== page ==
[an error occurred while processing this directive]
© St. Petersburg Times
published January 20, 2003
OAKLAND, Calif. -- There will be some great matchups in this Super Bowl.
Keyshawn Johnson against Charles Woodson.
Ronde Barber against Jerry Rice.
Derrick Brooks against Rich Gannon.
And Warren Sapp against Frank Middleton -- on the line but, even better, at the microphones.
"I think Sapp's talking game is a little better than mine," Middleton said. "I've got a whole week, but I think he practices more than I do in the mirror."
Oakland defensive end Regan Upshaw, a former Buc, also gives Sapp the edge.
"I have to go with Sapp," Upshaw said. "I love Frank, and I love Sapp, but Sapp is a talkaholic. He's a great talker."
And as far as on the field, where Sapp will try to go through Middleton to get to quarterback Gannon.
"Nobody's got the advantage," Middleton said. "I've changed a lot since I left Tampa. I don't play the same way. I've matured a lot. I'm a different guy than he last saw, and he's a different guy than I last saw. It will be all about us. It's something I want, and I'm sure he's going to be chomping at the bit to get me. We're going to have a great time.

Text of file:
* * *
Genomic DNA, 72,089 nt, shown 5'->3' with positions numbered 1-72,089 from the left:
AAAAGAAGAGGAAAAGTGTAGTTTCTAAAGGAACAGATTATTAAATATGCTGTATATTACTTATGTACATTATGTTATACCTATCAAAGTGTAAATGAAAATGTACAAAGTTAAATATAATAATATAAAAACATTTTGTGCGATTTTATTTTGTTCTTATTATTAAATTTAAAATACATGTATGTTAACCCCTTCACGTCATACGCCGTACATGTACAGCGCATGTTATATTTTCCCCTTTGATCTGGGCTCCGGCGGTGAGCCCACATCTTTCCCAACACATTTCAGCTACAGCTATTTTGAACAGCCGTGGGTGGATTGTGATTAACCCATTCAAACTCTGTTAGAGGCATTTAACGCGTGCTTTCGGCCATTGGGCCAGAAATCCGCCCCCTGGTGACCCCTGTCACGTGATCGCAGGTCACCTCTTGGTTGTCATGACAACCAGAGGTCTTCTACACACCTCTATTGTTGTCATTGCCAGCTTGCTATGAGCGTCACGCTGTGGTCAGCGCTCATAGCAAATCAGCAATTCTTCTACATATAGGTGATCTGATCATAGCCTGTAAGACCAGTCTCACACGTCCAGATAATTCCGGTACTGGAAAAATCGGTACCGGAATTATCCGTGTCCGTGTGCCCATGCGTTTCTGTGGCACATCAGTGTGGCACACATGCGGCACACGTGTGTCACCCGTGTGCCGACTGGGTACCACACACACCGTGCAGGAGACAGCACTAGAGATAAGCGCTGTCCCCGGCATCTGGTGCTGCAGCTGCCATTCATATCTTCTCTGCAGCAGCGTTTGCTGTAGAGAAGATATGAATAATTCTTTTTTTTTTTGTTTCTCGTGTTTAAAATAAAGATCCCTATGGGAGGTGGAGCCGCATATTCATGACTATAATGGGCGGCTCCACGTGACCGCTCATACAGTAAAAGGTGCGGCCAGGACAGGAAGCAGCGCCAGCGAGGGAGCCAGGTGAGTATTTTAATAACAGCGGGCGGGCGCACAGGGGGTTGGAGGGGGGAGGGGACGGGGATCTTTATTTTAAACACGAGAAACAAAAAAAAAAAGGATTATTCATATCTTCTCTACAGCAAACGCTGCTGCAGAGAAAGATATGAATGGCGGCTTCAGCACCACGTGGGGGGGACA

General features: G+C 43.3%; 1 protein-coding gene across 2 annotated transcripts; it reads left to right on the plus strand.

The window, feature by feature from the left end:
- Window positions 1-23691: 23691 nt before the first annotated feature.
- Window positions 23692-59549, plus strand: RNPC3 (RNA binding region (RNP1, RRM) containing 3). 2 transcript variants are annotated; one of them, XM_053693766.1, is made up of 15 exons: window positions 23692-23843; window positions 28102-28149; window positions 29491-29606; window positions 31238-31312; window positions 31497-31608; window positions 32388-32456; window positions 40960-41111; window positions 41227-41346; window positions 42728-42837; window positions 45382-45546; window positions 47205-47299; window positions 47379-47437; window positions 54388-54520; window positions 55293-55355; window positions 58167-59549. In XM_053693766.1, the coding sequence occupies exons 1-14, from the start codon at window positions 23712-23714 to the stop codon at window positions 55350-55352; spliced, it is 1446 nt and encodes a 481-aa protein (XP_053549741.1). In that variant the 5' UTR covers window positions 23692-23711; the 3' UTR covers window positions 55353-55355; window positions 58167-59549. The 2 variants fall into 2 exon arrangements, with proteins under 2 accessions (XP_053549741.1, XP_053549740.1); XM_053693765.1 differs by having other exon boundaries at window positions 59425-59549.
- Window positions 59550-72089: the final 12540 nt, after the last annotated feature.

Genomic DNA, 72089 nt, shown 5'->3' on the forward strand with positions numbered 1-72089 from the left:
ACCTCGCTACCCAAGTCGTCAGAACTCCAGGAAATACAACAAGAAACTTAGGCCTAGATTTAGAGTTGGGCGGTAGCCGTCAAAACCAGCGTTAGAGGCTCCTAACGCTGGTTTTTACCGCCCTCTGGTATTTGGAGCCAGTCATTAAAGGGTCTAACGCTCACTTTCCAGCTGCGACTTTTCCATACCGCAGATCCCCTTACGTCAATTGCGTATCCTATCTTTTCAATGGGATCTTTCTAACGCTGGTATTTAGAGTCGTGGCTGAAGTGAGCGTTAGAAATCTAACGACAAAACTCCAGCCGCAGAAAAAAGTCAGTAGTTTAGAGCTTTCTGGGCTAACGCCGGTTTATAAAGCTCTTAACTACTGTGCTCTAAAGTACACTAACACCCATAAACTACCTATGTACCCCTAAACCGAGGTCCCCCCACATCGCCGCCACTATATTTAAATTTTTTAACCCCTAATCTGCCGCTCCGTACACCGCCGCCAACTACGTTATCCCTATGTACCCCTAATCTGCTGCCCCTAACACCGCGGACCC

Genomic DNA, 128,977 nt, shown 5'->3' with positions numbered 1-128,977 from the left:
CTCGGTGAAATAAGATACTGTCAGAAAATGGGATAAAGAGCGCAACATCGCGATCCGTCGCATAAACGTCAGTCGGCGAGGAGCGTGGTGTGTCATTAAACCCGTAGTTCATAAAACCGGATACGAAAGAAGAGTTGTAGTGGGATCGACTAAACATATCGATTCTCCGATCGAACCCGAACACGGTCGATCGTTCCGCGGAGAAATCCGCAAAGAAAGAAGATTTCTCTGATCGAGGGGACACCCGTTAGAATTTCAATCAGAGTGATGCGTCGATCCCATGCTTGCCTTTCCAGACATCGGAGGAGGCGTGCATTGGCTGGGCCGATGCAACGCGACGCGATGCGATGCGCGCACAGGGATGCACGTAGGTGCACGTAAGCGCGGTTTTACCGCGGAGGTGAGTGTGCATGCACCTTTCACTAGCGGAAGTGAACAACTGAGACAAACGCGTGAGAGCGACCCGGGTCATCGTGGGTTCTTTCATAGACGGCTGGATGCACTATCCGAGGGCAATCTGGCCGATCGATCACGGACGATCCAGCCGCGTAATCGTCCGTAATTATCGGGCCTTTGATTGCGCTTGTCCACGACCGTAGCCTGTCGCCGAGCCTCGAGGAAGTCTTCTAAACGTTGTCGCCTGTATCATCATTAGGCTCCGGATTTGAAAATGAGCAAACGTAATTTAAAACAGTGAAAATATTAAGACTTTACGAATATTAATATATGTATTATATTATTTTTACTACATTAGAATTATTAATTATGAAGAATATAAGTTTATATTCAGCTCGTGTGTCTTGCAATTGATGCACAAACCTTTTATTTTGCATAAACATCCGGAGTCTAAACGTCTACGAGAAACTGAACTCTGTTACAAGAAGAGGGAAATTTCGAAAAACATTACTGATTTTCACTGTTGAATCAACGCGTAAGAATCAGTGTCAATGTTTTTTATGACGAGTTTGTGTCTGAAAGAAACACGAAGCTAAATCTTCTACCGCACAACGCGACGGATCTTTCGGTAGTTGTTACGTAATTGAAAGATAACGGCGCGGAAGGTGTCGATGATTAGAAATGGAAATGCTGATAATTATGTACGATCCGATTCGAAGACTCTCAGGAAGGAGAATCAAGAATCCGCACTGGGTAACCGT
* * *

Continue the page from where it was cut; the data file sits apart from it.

Getting to see their old teammates will be fun, Middleton and Upshaw said. But it also will provide an opportunity for revenge against an organization that discarded them.
"This is the game I wanted since I left two years ago," Middleton said. "I've been waiting for this moment. This is what I wanted, and I finally got it. God is good."
Upshaw, who was traded to Jacksonville during the 1999 season then signed with the Raiders, also was looking forward to playing against his old mates.
"It's going to be exciting going against guys I watched destroy other players, and now I've got to go against them," Upshaw said. "You've got Mike Alstott, he's a heck of a back. Keyshawn Johnson, I played against him in college. Look at the defense, all the guys I've played with -- Warren Sapp, John Lynch, Derrick Brooks. It's going to be exciting to see them and banter with them on the sideline."
Middleton said he is pleased for his old buddies but is particularly upset with general manager Rich McKay, holding him responsible for the decision to let him go.
"I'm happy for their team, Rich McKay is another thing," Middleton said. "I'm happy for all those guys. You play four years with guys you kind of get to love. I know all those guys (play hard) every week. I love those guys, but the front office ... "